Your Customers' Profitability is Your Startup's Future Health
Ten years ago today, I wrote a post titled “Choosing market segments on customer profitability.” How healthy are the business’s underling customers?
Today, that question matters more because of the recession than at any point in the last decade.
Selling to very profitable customers benefits a startup. Account executives can charge a highly profitable company more than one without much money. I compared the profit margins of selling to a grocery store, a restaurant & a software company to illustrate the point.
|Market Cap in $b||2.6||3.9||17.6|
|Revenue in $b||2.8||44.1||4.2|
|EBITDA in $b||0.4||2.7||1.4|
The grocery store generates $44b in annual revenue but only 6% falls out the bottom of the P&L as earnings to invest in new projects like a modern data stack. The restaurant fares a bit better with EBITDA margins of 14%. The software company towers above them all at 33%. A third of their revenue can be reinvested in new ideas.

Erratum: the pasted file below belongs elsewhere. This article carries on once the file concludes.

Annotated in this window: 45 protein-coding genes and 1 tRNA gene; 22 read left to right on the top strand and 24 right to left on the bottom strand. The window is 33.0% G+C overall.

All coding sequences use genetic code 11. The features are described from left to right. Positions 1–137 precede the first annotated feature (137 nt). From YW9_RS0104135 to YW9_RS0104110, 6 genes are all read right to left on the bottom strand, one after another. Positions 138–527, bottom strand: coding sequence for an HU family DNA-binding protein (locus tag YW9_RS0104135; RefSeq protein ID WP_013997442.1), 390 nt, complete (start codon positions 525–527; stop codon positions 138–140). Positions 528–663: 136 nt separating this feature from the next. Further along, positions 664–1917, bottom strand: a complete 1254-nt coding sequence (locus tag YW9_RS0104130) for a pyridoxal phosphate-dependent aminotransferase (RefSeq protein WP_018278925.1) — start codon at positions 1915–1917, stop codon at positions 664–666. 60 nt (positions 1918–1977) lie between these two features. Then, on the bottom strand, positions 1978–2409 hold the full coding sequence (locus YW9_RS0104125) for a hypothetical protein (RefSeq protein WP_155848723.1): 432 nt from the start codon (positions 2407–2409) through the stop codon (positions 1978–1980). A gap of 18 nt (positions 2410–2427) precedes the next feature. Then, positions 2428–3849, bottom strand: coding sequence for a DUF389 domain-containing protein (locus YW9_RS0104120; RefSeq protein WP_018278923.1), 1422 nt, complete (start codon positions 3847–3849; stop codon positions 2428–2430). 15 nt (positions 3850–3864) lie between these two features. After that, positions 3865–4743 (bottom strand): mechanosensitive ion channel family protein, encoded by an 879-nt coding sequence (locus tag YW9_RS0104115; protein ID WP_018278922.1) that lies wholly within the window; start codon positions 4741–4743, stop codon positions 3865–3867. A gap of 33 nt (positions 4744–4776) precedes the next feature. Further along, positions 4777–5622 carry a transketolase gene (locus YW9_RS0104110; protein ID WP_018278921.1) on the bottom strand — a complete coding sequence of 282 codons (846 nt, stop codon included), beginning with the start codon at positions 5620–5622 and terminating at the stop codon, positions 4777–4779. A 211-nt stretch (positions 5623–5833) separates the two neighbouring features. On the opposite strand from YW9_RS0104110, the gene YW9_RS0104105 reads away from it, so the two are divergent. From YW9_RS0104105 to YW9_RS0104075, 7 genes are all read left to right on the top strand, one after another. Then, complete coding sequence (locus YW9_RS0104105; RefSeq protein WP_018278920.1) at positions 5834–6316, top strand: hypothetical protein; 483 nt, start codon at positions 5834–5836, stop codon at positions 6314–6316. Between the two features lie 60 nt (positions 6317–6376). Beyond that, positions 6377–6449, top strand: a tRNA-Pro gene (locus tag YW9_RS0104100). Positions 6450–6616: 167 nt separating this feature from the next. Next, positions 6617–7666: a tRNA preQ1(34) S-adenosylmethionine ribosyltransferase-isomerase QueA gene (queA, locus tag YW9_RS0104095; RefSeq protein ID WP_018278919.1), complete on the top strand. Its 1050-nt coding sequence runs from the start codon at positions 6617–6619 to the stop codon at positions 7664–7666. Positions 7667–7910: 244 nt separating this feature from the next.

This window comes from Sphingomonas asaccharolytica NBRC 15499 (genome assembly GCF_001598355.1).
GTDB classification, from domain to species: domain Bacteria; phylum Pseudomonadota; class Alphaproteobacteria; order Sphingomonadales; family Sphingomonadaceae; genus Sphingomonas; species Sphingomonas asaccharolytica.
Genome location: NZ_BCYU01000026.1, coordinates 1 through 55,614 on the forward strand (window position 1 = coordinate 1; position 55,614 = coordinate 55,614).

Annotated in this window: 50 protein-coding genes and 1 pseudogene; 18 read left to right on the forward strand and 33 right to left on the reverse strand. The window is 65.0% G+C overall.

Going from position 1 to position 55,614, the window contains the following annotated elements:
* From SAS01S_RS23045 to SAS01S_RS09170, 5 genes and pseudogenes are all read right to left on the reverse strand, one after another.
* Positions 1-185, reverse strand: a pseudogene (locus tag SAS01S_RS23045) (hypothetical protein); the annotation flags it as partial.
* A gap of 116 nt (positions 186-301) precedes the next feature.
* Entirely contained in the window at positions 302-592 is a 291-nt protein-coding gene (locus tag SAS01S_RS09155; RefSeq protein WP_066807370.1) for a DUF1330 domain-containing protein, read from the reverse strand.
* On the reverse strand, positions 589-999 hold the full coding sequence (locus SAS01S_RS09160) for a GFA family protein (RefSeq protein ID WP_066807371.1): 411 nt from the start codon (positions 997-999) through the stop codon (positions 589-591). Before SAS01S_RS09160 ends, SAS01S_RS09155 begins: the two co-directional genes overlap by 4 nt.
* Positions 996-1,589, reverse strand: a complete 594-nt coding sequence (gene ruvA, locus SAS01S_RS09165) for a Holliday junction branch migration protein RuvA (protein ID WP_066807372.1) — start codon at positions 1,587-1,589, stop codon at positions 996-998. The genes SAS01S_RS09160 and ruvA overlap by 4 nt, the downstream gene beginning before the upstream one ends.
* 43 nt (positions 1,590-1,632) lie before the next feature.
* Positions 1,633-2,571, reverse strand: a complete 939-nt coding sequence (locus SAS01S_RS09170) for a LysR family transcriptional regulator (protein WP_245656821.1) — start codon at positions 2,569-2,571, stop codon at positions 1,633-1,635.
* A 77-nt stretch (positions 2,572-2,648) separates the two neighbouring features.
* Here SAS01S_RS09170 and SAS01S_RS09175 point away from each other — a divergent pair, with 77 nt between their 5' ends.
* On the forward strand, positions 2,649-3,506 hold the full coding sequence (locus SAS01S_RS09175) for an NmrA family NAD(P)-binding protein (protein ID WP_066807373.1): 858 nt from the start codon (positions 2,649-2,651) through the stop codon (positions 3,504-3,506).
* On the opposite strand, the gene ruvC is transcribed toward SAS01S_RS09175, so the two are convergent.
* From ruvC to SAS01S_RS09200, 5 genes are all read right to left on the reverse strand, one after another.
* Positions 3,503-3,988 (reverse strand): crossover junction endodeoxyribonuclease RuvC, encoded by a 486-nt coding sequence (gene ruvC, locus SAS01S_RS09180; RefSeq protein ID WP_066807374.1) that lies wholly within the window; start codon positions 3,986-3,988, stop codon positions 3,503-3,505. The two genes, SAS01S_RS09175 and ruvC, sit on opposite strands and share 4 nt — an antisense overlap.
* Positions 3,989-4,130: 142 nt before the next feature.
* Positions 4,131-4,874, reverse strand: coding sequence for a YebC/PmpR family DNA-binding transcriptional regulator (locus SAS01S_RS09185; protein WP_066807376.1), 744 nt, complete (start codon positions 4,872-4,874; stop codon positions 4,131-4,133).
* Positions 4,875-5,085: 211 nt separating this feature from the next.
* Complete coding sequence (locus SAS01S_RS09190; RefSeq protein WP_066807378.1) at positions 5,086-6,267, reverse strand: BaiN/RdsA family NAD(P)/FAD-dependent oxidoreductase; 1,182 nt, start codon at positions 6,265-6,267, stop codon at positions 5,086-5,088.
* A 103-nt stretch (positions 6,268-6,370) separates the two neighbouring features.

Which customer segment would you prefer to sell to?
In addition to industry, customer size also impacts profitability. Enterprise customers’ demand is price inelastic. The delta between a $100k contract and a $150k contract sums to a few basis points of their budget, loose change found between the Nappa leather cushions of the mahogany-paneled board room.
But for a small company, $50k could represent the cost of an employee or a meaningful fraction of annual revenue.
The single most important business decision in evaluating a business is pricing power. And if you need a prayer session before raising price, then you’ve got a terrible business –Warren Buffett
Hermann Simon, the founder of renowned pricing experts Simon-Kucher partners, wrote this in his book Confessions of a Pricing Man.
Product category & product execution certainly play an important role in pricing power. But so does the underlying health of the buyer.